“We are very disappointed in the government’s decision and failure to address the very pressing staffing problems in other ministry program areas." — Stephanie Smith, BCGEU President.
Vancouver (20 Feb. 2015) — Exempting child support payments is a welcome social policy change announced in British Columbia's recent budget, but the government’s decision to cut over fifty ministry workers who administered this program is short sighted, the B.C. Government and Service Employees’ Union (BCGEU/NUPGE) said.
Fifty-one front-line workers lose jobs in already under-resourced Ministry
“Child support clawback was harmful and ill-advised social policy. We welcome the government’s decision to rescind this policy effective September 1,” said BCGEU President Stephanie Smith. “But cutting 51 jobs from the ministry at a time when there are real concerns about caseload, workload, and staffing strategies at the ministry is short sighted and ill advised,” Smith added.
“We are very disappointed in the government’s decision and failure to address the very pressing staffing problems in other ministry program areas," Smith said. "We are also concerned about the uncertainty surrounding the scope of services to be provided by MSDSI or other agencies after September 1 for parents seeking support for child support payments.”
Fifty-one BCGEU/NUPGE members learned that their jobs in the Family Maintenance Program were being eliminated from the Ministry of Social Development and Social Innovation (MSDSI) as a result of this policy change.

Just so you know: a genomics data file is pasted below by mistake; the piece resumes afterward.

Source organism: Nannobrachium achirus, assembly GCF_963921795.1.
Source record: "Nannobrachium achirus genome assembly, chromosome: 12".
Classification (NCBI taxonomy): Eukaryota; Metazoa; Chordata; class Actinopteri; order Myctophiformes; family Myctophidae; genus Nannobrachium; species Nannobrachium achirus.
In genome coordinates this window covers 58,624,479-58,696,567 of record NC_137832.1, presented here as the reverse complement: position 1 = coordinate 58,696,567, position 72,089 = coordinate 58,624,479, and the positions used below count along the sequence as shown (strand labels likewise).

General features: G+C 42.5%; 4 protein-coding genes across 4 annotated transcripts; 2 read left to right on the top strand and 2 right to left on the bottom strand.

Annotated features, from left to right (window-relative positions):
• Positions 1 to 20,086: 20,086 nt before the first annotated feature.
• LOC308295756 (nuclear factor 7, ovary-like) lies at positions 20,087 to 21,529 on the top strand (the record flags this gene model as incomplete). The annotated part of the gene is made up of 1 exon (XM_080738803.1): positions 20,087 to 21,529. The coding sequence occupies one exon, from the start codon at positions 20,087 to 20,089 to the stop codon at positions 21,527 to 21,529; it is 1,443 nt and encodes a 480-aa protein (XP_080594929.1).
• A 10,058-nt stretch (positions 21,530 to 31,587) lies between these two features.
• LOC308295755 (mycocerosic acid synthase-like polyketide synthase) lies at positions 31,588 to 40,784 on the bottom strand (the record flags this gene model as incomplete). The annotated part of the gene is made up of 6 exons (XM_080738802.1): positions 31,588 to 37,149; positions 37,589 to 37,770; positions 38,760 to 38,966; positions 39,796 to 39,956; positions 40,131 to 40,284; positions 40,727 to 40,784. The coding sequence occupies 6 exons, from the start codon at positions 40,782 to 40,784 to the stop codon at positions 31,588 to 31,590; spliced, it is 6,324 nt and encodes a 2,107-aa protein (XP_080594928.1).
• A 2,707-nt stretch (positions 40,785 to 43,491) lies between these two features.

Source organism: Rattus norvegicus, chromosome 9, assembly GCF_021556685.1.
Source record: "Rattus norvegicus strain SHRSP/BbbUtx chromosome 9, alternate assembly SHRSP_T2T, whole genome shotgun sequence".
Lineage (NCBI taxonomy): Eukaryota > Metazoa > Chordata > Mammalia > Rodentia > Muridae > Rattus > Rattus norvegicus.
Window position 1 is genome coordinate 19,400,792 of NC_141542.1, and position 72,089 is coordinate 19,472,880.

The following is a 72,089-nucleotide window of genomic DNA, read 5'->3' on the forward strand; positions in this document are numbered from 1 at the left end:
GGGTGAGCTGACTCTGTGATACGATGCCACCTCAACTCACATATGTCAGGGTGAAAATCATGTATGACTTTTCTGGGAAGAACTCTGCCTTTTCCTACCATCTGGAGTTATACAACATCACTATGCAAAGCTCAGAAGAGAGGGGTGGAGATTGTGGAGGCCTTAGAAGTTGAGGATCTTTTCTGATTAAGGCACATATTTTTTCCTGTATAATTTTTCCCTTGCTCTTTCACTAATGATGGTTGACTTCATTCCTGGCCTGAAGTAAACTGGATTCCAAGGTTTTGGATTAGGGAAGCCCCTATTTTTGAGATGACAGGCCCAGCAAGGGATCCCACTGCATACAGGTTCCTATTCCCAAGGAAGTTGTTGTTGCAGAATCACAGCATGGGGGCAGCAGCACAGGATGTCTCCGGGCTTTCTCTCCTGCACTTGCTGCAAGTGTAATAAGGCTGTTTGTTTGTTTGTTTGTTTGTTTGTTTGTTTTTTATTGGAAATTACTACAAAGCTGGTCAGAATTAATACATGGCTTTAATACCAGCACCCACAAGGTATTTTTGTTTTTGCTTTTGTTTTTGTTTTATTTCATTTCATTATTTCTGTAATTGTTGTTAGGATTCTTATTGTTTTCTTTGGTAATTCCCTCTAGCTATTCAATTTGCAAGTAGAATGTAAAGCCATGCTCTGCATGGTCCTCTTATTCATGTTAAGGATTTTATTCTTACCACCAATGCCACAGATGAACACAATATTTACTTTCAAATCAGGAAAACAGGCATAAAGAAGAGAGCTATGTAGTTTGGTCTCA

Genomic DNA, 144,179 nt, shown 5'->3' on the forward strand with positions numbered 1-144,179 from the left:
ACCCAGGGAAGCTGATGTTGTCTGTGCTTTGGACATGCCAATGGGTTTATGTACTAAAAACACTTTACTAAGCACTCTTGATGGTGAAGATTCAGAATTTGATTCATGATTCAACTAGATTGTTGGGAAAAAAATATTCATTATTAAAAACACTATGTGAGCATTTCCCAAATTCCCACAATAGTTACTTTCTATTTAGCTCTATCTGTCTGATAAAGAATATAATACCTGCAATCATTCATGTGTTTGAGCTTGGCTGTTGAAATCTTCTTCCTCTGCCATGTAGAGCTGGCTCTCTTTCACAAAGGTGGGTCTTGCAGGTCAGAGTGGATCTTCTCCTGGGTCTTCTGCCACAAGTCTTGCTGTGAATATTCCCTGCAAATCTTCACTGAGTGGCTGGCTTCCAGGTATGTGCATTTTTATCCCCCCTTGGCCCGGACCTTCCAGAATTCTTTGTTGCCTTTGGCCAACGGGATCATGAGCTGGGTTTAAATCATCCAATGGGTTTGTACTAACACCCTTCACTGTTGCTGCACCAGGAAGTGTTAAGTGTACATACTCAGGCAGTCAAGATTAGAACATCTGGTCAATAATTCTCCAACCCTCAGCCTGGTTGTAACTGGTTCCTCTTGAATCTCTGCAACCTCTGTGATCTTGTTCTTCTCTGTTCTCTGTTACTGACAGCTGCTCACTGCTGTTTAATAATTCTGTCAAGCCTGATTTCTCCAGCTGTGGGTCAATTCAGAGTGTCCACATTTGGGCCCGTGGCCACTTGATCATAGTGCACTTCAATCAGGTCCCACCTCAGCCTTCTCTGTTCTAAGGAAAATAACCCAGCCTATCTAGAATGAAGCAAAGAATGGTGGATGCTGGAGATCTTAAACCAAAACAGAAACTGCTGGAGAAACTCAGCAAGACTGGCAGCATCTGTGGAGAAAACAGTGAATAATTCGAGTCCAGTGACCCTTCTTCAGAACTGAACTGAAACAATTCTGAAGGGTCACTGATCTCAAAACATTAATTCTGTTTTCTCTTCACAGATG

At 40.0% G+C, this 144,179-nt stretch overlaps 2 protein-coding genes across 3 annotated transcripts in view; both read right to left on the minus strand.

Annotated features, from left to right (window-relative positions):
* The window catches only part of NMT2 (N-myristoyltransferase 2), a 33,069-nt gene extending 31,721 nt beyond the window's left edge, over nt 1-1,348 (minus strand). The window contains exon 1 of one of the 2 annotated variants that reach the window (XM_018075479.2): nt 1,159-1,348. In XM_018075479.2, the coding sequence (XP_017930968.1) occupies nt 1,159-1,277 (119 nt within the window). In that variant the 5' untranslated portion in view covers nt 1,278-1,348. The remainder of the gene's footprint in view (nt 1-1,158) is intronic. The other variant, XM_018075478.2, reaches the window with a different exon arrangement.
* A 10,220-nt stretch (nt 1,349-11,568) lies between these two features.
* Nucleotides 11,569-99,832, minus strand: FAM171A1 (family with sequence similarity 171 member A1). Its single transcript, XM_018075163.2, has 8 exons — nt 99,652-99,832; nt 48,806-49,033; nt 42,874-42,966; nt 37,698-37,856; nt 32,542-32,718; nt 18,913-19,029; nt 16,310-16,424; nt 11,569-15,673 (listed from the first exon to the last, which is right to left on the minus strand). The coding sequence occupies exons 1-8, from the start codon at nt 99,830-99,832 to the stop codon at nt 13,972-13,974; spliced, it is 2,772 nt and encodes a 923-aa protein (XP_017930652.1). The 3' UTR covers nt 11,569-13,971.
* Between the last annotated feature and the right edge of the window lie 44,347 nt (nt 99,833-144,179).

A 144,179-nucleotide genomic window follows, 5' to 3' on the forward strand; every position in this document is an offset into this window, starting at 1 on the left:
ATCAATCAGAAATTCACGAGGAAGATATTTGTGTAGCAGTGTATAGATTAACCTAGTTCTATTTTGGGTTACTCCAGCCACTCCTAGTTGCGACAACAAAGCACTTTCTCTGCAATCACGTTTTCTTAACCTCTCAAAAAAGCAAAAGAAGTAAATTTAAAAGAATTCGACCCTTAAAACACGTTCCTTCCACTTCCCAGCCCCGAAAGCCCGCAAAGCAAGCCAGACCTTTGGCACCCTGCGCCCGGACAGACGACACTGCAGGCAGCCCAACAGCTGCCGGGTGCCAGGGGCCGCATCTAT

New job cuts will make workloads even more unmanageable
“We will work on mitigating the effect of this decision on our members to the best of our ability. Impacted workers are protected by strong collective agreement language, including a placement process for other positions,” said BCGEU Vice-President Doug Kinna. He represents a majority of the impacted workers in the BCGEU Social, Information and Health Component. “We will assist each member in finding the best possible outcome we can given the circumstances.”
“The decision to cut these positions is short sighted. Child, youth and family workers at MSDSI face unmanageable workloads because of the Integrated Case Management software (ICM) and poor staffing and recruitment practices,” Smith said. “Unpaid overtime is practically institutionalized at MSDSI.”
Poll results show ministry understaffed
In polling conducted in 2014, seven out of ten front-line MSDSI child, youth and family workers disagreed with the statement — “my office is adequately staffed and resourced”— and nearly half disagreed strongly. MSDSI also has higher rates of absence due to illness and stress compared to the rest of B.C.’s public service.
The BCGEU Choose Children report, published in November 2014, shows that front-line child, youth and family workers at MSDSI and the Ministry of Child and Family Development are buried under massive caseloads, severe staffing shortages, and a complete lack of resources.
The National Union of Public and General Employees (NUPGE) is one of Canada's largest labour organizations with over 340,000 members. Our mission is to improve the lives of working families and to build a stronger Canada by ensuring our common wealth is used for the common good. NUPGE